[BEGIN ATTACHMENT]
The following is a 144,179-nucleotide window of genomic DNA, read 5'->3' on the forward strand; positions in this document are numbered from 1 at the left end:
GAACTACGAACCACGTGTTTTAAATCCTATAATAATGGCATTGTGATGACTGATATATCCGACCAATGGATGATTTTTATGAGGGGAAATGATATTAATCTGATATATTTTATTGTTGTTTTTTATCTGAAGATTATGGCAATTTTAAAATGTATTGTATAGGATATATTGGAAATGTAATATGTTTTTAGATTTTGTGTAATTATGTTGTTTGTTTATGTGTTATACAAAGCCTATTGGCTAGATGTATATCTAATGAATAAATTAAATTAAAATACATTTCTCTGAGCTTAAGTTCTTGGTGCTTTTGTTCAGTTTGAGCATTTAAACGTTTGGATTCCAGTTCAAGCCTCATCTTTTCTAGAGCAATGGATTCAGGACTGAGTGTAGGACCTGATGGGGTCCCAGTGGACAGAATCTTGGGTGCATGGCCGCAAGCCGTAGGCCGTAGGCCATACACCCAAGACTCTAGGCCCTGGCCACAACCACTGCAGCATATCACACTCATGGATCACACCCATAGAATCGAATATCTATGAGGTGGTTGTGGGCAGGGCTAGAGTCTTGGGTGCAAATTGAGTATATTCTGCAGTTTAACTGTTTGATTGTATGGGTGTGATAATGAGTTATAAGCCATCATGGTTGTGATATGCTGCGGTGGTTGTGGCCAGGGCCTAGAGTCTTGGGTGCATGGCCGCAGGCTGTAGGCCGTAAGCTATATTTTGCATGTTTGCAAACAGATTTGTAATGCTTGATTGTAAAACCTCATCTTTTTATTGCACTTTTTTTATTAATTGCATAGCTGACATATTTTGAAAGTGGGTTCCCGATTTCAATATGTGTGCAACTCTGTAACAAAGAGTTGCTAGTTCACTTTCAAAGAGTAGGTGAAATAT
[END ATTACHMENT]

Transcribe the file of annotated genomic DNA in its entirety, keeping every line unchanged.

The following is a 144,179-nucleotide window of genomic DNA, read 5'->3' on the forward strand; positions in this document are numbered from 1 at the left end:
GAACTACGAACCACGTGTTTTAAATCCTATAATAATGGCATTGTGATGACTGATATATCCGACCAATGGATGATTTTTATGAGGGGAAATGATATTAATCTGATATATTTTATTGTTGTTTTTTATCTGAAGATTATGGCAATTTTAAAATGTATTGTATAGGATATATTGGAAATGTAATATGTTTTTAGATTTTGTGTAATTATGTTGTTTGTTTATGTGTTATACAAAGCCTATTGGCTAGATGTATATCTAATGAATAAATTAAATTAAAATACATTTCTCTGAGCTTAAGTTCTTGGTGCTTTTGTTCAGTTTGAGCATTTAAACGTTTGGATTCCAGTTCAAGCCTCATCTTTTCTAGAGCAATGGATTCAGGACTGAGTGTAGGACCTGATGGGGTCCCAGTGGACAGAATCTTGGGTGCATGGCCGCAAGCCGTAGGCCGTAGGCCATACACCCAAGACTCTAGGCCCTGGCCACAACCACTGCAGCATATCACACTCATGGATCACACCCATAGAATCGAATATCTATGAGGTGGTTGTGGGCAGGGCTAGAGTCTTGGGTGCAAATTGAGTATATTCTGCAGTTTAACTGTTTGATTGTATGGGTGTGATAATGAGTTATAAGCCATCATGGTTGTGATATGCTGCGGTGGTTGTGGCCAGGGCCTAGAGTCTTGGGTGCATGGCCGCAGGCTGTAGGCCGTAAGCTATATTTTGCATGTTTGCAAACAGATTTGTAATGCTTGATTGTAAAACCTCATCTTTTTATTGCACTTTTTTTATTAATTGCATAGCTGACATATTTTGAAAGTGGGTTCCCGATTTCAATATGTGTGCAACTCTGTAACAAAGAGTTGCTAGTTCACTTTCAAAGAGTAGGTGAAATAT